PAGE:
“The process for the latest revision has been closely followed by observers of East Asian security, partly because of rising tensions in the region in recent years, but also because of the 2009 election which ended the post-war domination of the pro-U.S. Liberal Democratic Party. The new government led by the Democratic Party of Japan was initially perceived as trying to distance itself from the alliance with the U.S. in favor of more friendly relations with China. But the latest developments in the region, including a diplomatic spat with China in the East Chine Sea over an arrest of a Chinese fishing vessel by the Japanese Coast Guard in September, and the recent revelation by North Korea about its nuclear capability, eliminated any illusion that might have existed about Chinese and North Korean intentions among the Japanese.
“According to reports in advance of its release, the new document describes China's new assertiveness and expanded military activities as a cause for ‘concern for the region and the international community.’ The new guidelines will seek to drastically reduce the number of tanks and land-based artillery, and instead to build a larger fleet of submarines and to replace old fighter jets with new ones -- so as to create a more ‘mobile’ force. Although the authorized strength of the Ground Self Defense Force (army) is expected to remain about the same, SDF will continue its ongoing shift of resources from northern Japan toward the southern parts of the country, including the long chain of sparsely inhabited islands, stretching down into the East China Sea and the Pacific, where increased Chinese naval activities have been observed in recent years.”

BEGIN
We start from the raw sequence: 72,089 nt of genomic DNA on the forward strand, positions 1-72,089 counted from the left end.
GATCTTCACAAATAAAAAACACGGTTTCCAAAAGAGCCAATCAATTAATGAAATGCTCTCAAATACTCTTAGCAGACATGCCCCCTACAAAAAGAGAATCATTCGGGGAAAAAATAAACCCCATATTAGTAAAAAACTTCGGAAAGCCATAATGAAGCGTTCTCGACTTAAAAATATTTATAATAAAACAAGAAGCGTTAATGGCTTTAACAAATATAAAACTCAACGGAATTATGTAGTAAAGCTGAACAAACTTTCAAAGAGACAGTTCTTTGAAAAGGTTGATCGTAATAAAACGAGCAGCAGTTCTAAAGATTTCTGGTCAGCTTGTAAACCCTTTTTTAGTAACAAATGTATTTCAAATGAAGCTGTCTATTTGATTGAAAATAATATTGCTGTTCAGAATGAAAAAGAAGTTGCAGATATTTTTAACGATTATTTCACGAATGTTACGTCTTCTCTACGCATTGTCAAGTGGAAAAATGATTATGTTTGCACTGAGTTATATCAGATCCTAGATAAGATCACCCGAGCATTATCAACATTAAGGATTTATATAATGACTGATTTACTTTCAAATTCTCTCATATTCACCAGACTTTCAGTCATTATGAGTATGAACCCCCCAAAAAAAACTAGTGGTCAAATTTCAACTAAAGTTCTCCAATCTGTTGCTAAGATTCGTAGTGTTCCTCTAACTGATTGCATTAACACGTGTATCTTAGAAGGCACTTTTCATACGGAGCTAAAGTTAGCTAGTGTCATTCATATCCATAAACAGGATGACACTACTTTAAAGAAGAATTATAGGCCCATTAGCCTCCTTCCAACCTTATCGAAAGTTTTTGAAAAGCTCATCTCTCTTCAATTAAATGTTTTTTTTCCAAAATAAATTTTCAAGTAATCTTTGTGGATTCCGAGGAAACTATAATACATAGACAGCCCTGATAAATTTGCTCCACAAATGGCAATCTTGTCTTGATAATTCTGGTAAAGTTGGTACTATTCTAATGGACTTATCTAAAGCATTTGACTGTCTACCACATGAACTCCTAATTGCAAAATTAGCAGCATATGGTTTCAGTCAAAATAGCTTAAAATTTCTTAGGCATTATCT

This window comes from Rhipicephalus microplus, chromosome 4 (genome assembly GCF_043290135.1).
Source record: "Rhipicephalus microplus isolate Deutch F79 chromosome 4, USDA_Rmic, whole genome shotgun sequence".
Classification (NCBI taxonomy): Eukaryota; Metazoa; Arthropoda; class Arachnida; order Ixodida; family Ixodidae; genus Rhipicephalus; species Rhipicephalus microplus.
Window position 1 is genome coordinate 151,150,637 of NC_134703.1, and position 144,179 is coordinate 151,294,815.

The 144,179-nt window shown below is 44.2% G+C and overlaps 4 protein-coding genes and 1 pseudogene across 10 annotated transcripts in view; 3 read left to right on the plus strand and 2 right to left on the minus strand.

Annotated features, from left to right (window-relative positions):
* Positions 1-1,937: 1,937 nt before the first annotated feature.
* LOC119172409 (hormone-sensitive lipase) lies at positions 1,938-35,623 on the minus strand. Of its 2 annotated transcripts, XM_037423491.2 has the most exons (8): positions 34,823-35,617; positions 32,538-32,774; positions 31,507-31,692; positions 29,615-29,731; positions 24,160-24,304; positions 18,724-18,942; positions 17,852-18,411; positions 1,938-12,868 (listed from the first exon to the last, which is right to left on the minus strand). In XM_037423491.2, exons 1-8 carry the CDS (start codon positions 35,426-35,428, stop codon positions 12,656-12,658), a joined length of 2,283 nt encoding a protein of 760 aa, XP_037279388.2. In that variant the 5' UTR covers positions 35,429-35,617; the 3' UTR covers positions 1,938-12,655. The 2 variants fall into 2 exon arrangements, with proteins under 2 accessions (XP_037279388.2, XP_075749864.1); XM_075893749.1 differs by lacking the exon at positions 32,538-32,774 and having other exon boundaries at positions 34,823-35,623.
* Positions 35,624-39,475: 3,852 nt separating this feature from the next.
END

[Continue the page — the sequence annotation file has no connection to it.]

Ayako is in the Washington DC area. To arrange an interview, contact the Asia Society communications department at 212-327-9271 or email@example.com.